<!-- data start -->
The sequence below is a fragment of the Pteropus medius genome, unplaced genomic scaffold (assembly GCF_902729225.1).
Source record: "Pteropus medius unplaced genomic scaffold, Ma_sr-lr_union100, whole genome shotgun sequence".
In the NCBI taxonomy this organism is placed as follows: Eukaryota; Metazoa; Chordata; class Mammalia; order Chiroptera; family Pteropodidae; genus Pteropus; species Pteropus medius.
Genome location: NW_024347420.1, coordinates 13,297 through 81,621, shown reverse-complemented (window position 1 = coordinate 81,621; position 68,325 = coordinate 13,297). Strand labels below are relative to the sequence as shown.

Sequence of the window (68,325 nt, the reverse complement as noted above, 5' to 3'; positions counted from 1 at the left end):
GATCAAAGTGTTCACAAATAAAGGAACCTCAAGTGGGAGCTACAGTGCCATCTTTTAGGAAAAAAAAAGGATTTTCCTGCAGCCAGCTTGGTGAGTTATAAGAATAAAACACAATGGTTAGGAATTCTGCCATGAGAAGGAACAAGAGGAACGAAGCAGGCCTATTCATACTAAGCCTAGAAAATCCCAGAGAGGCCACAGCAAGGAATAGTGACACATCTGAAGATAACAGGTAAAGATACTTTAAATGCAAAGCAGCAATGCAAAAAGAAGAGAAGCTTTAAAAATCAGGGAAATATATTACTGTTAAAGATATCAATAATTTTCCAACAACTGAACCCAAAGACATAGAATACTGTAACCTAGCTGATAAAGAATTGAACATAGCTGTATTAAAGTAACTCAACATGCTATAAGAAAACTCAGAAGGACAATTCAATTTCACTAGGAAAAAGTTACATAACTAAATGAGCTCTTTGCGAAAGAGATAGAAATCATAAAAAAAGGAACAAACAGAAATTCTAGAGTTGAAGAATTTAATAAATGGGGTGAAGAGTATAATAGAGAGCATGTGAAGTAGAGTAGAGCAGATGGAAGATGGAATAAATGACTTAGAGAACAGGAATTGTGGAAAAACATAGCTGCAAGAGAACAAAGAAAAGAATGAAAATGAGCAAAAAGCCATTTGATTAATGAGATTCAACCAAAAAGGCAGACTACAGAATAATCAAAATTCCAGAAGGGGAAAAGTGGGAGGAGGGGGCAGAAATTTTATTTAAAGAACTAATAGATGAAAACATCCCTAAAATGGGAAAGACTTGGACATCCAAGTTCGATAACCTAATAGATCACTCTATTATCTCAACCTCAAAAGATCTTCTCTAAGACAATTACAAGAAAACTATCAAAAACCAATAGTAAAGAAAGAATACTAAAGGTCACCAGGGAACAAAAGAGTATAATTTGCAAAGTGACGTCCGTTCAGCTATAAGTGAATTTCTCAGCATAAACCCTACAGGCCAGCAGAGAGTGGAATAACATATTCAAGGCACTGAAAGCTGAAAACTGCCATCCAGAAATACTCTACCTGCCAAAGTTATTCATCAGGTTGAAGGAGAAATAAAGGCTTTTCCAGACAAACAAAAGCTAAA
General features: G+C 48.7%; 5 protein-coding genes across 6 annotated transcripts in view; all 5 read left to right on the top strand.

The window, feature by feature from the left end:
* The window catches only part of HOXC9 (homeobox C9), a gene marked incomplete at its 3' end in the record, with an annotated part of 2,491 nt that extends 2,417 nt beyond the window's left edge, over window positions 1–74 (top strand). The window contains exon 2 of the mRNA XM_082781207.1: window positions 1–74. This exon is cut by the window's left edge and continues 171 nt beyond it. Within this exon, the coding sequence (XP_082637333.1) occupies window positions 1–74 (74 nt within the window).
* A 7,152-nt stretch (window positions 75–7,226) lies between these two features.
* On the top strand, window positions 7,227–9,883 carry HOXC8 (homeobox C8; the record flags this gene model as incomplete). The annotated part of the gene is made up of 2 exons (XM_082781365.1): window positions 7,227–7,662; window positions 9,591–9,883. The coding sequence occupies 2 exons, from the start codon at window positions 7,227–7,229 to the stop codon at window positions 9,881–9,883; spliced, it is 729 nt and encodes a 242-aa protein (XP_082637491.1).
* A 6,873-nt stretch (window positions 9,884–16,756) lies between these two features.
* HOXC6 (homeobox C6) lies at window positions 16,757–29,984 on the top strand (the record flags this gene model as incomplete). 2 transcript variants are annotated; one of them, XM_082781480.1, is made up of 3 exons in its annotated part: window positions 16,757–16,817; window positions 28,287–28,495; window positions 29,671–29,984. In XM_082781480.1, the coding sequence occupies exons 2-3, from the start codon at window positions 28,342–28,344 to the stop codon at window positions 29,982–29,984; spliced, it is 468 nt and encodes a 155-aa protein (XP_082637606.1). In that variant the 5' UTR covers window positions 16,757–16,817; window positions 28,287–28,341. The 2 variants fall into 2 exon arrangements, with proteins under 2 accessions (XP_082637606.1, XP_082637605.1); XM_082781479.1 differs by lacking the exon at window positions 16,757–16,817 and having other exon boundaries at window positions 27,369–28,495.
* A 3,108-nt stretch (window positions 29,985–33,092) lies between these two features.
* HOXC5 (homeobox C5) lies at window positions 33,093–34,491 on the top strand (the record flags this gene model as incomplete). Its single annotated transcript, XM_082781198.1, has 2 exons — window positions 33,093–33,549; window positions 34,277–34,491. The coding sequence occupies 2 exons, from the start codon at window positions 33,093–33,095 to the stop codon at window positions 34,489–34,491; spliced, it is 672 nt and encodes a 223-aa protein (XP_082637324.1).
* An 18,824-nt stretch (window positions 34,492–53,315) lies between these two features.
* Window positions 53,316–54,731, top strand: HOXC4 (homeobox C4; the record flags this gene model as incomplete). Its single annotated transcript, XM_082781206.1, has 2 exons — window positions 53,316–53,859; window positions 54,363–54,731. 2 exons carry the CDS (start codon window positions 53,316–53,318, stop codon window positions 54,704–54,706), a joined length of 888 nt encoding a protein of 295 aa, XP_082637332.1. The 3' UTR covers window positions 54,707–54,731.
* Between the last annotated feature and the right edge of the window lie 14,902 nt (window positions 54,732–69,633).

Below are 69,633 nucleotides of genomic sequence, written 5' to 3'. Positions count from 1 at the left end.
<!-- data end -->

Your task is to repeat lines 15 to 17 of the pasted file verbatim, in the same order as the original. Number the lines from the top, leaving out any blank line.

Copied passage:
* HOXC5 (homeobox C5) lies at window positions 33,093–34,491 on the top strand (the record flags this gene model as incomplete). Its single annotated transcript, XM_082781198.1, has 2 exons — window positions 33,093–33,549; window positions 34,277–34,491. The coding sequence occupies 2 exons, from the start codon at window positions 33,093–33,095 to the stop codon at window positions 34,489–34,491; spliced, it is 672 nt and encodes a 223-aa protein (XP_082637324.1).
* An 18,824-nt stretch (window positions 34,492–53,315) lies between these two features.
* Window positions 53,316–54,731, top strand: HOXC4 (homeobox C4; the record flags this gene model as incomplete). Its single annotated transcript, XM_082781206.1, has 2 exons — window positions 53,316–53,859; window positions 54,363–54,731. 2 exons carry the CDS (start codon window positions 53,316–53,318, stop codon window positions 54,704–54,706), a joined length of 888 nt encoding a protein of 295 aa, XP_082637332.1. The 3' UTR covers window positions 54,707–54,731.